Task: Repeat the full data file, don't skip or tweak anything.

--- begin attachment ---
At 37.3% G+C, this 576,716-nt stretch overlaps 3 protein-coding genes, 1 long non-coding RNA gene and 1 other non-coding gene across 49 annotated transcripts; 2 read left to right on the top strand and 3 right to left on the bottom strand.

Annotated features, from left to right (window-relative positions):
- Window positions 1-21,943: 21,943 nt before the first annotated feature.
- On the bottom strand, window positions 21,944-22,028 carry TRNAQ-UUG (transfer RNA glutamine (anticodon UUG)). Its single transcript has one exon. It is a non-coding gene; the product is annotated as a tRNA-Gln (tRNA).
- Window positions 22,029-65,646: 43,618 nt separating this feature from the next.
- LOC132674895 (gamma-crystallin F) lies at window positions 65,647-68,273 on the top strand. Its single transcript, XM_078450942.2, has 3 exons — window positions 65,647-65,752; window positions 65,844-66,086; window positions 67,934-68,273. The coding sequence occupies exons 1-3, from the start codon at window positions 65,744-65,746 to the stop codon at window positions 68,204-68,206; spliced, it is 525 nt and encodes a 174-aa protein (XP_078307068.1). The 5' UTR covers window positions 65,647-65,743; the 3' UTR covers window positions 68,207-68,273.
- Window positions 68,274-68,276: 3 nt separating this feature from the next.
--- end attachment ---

At 37.3% G+C, this 576,716-nt stretch overlaps 3 protein-coding genes, 1 long non-coding RNA gene and 1 other non-coding gene across 49 annotated transcripts; 2 read left to right on the top strand and 3 right to left on the bottom strand.

Annotated features, from left to right (window-relative positions):
- Window positions 1-21,943: 21,943 nt before the first annotated feature.
- On the bottom strand, window positions 21,944-22,028 carry TRNAQ-UUG (transfer RNA glutamine (anticodon UUG)). Its single transcript has one exon. It is a non-coding gene; the product is annotated as a tRNA-Gln (tRNA).
- Window positions 22,029-65,646: 43,618 nt separating this feature from the next.
- LOC132674895 (gamma-crystallin F) lies at window positions 65,647-68,273 on the top strand. Its single transcript, XM_078450942.2, has 3 exons — window positions 65,647-65,752; window positions 65,844-66,086; window positions 67,934-68,273. The coding sequence occupies exons 1-3, from the start codon at window positions 65,744-65,746 to the stop codon at window positions 68,204-68,206; spliced, it is 525 nt and encodes a 174-aa protein (XP_078307068.1). The 5' UTR covers window positions 65,647-65,743; the 3' UTR covers window positions 68,207-68,273.
- Window positions 68,274-68,276: 3 nt separating this feature from the next.